Thomas de Colmar "Piano Arithmometer"
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"The Piano Arithmometer was built for the 1855 Exhibition in Paris.  From there it probably passed on to his son, Thomas de Bojano, and then to the Comte de Ronseray, the grandson of de Colmar. The latter loaned it to the 1920 exhibition of calculating devices put on in Paris by La Societe d'Encouragement pour L'Industrie Nationale.  It was published in their Bulletin.

IBM owns TWO of the nine known examples of the Pascal machine.  The Watson/IBM collection is awesome.  It apparently is distributed to several locations.

The Watsons, father and son, of IBM, collected art (had a fine gallery for their collection of paintings in New York City) and calculating devices.

Your local library may have a copy of a book titled "A Computer Perspective", by the office Charles & Ray Eames, Harvard University Press, 1973.  The book is about an exhibit shown in the IBM Exhibit Center in NYC. It moved, I think, to the Field Museum in Chicago, where it was shown for a long time, and now is in the possession of the FDM in Germany.

Another reference is Stephen Johnston's article "Making the Arithmometer Count" in the March 1997 issue of the BULLETIN OF THE SCIENTIFIC INSTRUMENT SOCIETY.  A lot of excellent information, thoroughly researched."

Robert Otnes, PhD

Thomas de Colmar - Patent Information
"The first Thomas de Colmar patent was No. 1420, 18 novembre 1820 (French).  This was the belt driven machine.  The Smithsonian has an example of it.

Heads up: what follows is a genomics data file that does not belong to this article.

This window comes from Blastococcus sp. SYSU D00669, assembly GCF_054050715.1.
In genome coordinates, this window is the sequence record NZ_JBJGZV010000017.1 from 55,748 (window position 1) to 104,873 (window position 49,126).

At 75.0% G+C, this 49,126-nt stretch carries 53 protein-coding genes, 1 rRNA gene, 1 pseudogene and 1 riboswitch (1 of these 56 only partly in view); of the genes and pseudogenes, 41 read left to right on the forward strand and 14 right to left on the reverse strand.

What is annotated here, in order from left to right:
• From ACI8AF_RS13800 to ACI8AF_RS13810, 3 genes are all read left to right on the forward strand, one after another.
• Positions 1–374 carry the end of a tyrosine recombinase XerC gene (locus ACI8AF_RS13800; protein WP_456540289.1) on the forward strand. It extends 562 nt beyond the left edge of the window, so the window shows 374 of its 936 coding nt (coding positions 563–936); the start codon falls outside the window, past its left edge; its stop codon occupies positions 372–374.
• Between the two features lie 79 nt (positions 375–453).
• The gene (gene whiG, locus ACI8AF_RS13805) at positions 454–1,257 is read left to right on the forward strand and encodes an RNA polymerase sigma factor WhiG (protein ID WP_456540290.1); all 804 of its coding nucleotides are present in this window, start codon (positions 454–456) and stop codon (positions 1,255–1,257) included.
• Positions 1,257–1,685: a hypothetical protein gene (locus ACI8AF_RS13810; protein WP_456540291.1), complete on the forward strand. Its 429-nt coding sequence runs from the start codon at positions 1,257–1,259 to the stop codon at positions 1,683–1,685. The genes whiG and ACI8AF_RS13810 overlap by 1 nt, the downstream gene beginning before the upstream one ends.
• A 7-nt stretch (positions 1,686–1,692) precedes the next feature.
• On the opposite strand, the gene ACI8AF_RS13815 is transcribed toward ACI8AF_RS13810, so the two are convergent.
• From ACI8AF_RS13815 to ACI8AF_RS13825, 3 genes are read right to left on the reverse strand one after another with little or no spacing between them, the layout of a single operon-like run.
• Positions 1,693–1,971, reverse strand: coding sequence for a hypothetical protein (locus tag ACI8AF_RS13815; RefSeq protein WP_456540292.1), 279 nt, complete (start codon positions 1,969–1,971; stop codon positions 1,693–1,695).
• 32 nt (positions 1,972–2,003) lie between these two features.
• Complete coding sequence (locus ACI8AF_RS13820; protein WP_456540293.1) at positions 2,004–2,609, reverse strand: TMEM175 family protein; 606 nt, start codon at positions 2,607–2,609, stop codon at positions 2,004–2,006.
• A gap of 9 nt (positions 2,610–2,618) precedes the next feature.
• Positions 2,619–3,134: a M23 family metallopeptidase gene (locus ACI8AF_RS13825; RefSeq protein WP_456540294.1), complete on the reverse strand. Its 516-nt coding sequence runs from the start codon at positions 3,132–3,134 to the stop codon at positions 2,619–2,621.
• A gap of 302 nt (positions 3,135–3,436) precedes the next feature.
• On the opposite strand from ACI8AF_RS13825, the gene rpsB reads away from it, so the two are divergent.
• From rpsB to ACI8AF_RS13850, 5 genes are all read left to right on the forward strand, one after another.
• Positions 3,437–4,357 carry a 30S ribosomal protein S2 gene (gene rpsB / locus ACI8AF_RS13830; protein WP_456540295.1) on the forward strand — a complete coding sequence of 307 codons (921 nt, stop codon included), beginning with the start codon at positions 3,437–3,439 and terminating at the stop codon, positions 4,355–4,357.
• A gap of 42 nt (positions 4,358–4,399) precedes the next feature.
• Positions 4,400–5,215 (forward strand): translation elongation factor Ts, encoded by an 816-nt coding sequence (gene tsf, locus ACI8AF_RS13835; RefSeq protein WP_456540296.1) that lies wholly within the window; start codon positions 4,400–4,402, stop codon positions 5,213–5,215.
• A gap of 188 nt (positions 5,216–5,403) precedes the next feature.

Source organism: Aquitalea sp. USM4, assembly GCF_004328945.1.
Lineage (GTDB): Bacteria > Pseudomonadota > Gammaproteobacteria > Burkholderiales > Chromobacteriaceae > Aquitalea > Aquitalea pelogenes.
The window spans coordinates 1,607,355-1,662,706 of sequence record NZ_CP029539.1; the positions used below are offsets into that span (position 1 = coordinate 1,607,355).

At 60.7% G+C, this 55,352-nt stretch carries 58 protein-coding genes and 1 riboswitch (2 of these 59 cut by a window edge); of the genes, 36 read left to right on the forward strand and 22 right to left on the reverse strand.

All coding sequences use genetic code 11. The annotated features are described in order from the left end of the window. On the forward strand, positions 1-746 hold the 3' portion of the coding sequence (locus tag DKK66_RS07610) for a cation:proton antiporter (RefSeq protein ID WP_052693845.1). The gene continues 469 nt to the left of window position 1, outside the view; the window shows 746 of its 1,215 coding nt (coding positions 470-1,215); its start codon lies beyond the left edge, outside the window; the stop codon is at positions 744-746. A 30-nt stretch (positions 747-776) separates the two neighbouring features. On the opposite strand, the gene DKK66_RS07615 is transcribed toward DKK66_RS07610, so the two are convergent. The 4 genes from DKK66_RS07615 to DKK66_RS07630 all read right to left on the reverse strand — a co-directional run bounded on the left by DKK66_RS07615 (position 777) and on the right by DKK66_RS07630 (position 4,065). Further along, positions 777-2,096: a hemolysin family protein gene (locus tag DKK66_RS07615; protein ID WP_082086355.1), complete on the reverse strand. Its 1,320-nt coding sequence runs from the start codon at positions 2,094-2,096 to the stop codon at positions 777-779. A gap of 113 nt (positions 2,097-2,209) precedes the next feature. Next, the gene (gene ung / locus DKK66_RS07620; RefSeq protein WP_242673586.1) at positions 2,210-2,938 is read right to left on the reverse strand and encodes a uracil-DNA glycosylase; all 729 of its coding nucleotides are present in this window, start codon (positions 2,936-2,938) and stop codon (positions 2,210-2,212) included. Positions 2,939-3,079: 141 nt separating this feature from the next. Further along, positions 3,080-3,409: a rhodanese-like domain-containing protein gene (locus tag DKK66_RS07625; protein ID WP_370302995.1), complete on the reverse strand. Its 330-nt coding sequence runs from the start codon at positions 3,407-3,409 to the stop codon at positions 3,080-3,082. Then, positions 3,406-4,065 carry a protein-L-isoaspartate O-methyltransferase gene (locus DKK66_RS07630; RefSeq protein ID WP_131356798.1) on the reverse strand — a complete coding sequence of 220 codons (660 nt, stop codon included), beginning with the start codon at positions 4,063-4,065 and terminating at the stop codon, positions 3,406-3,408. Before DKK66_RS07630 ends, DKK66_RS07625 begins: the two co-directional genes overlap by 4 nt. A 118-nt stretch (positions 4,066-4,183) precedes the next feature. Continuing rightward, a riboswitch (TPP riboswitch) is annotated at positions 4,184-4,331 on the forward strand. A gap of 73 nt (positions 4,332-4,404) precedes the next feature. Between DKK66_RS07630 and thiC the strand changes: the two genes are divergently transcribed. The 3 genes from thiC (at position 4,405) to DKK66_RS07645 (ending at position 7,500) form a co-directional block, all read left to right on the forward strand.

The next French patent was No. 6261, 8 decembre 1850. The patent
No. 13504 is a British patent of 1851, which possibly reflects the French patent of 1850.

After that, No 68923, 30 septembre, 1865.

Finally, his son, Thomas de Bojano (the wife of Thomas de Colmar was the Duchess of Bojano), received patent No. 138,912, 29 septembre 1880.  This was after de Colmar himself died.  Most of the Thomas arithmometers, like mine, have a mechanism similar to the one described in this patent.  In particular, this model has the clearing mechanism.  It is still reasonably priced on the antique market ($3500 to $5000), and enough were made so that they can be found and purchased.

The very few similar to the 1850 patent are another thing entirely.  One of these went for $250,000 to an anonymous American buyer (most especially not me) this past year or so at Christies in London.

The single example of the Thomas piano arithmometer, if IBM ever decided to sell it, might go for millions (see picture above - it is beautiful).

Copies of these patents can be obtained through the Patent Express, probably on the Internet.  They are a British outfit, and very good.

Robert Otnes.

For a transcription of the   British patent No. 13504 issued to Thomas de Colmar, visit Andries de Man's web site.
Photos are courtesy of: Robert Otnes, PhD

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